OPINION: The new ‘Barbie’ movie is one step forward, two steps back

Graphic by Meghan Joyce

Her flowing golden locks and iconic slender waist were what made her the archetype of the Hollywood dream girl.

Now, she’s making a comeback.

The new “Barbie” movie, an adult comedy, will star Margot Robbie as the live action version of the doll, according to Variety.

The making of this movie seems like a regression to the same problematic perception of beauty from which we were emerging.

It’s no secret these societal ideas of beauty, color and weight are fed to us from childhood, and a long-time culprit is Mattel’s Barbie.

She’s tall, she’s blonde, she’s thin and she’s white. Young girls played with her hair, and consequently, impossible body dimensions were what we began to crave.

The psychological effects of having a perfect doll given to us were substantial — we idolized the dolls, which for many people manifested in the form of eating disorders or a desire to get plastic surgery. For some, it became so extreme that they tried to become “real-life” barbies.

As the public began to shatter these ideas after recognizing their negative effects, the demand for Mattel’s Barbies started to fall. The toy was being called out for the ideals of skin color and body type it promoted. According to Fortune, Barbie sales fell by 16 percent in 2014.

In response, Mattel announced in 2015 that it would release a new range of Barbie dolls with different skin colors and body types.

The “Fashionista” range, which debuted these new dolls, was a clear victory for the movement. The bestselling Barbie was Latina and plus-size, and Barbie sales rose 14 percent in 2016, Retaildive reported.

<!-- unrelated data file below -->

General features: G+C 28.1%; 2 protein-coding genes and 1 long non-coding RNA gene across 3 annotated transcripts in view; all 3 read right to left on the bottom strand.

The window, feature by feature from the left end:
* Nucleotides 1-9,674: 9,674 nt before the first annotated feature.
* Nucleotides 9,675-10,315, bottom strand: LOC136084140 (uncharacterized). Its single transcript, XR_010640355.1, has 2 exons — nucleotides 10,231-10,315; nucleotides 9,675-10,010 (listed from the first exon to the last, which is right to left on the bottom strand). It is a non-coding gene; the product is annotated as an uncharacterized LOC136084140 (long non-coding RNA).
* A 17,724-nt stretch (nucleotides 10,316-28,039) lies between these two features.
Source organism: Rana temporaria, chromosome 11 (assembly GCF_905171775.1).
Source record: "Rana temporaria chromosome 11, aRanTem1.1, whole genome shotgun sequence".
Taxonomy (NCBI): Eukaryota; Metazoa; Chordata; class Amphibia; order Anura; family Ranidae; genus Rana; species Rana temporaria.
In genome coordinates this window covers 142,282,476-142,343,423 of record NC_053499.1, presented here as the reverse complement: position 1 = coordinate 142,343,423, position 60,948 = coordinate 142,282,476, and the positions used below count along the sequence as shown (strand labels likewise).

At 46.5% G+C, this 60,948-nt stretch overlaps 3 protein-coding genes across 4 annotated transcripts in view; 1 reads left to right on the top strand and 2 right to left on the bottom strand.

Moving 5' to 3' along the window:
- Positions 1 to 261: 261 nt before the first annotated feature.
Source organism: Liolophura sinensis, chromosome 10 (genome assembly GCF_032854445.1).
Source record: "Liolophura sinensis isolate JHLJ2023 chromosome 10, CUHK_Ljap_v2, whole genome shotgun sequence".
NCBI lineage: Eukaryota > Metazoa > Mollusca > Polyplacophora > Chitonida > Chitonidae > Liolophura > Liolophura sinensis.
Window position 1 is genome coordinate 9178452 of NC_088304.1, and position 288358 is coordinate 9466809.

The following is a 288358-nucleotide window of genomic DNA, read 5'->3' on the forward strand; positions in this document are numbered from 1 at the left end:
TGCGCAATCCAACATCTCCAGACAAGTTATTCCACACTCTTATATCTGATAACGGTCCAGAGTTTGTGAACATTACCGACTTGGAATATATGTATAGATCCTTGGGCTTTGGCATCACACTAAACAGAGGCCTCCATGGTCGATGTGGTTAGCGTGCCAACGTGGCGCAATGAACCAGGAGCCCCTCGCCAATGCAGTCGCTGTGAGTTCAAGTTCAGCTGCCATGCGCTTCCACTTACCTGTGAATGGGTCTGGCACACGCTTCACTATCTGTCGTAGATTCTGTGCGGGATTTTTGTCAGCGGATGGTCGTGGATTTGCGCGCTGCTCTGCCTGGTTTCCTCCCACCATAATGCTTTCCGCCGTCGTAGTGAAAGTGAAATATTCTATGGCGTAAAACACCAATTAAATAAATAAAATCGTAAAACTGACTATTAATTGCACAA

Barbie as a character has been moving into more professional spaces. Originally released as a housewife, she has moved into the corporate world, in addition to becoming an astronaut and a hairdresser.

But the new movie threatens to return Barbie to the past.

The casting of Robbie risks another movie being made about the same blonde, white, skinny girl that is over-represented in Hollywood.

Even though Mattel has made an effort to introduce new dolls, there remains a fundamental issue. They’re not Barbie; they’re simply variations of her. It’s the Barbie character who’s a global powerhouse, a household name, and having her star in another large production is just a solidification of that.

While casting is an issue, the basic flaw lies in the nature of Barbie as a character, which is so deeply rooted in her aesthetic appeal that to change her would be to change the character completely. Yet, a complete change in character is what is needed.

Another movie about Barbie just does more to validate the Hollywood dream girl; it places her, yet again, at the top of the hierarchy.


Tanvi Jhunjhunwala PO ’22 is from New Delhi, India, and she hates mac and cheese.

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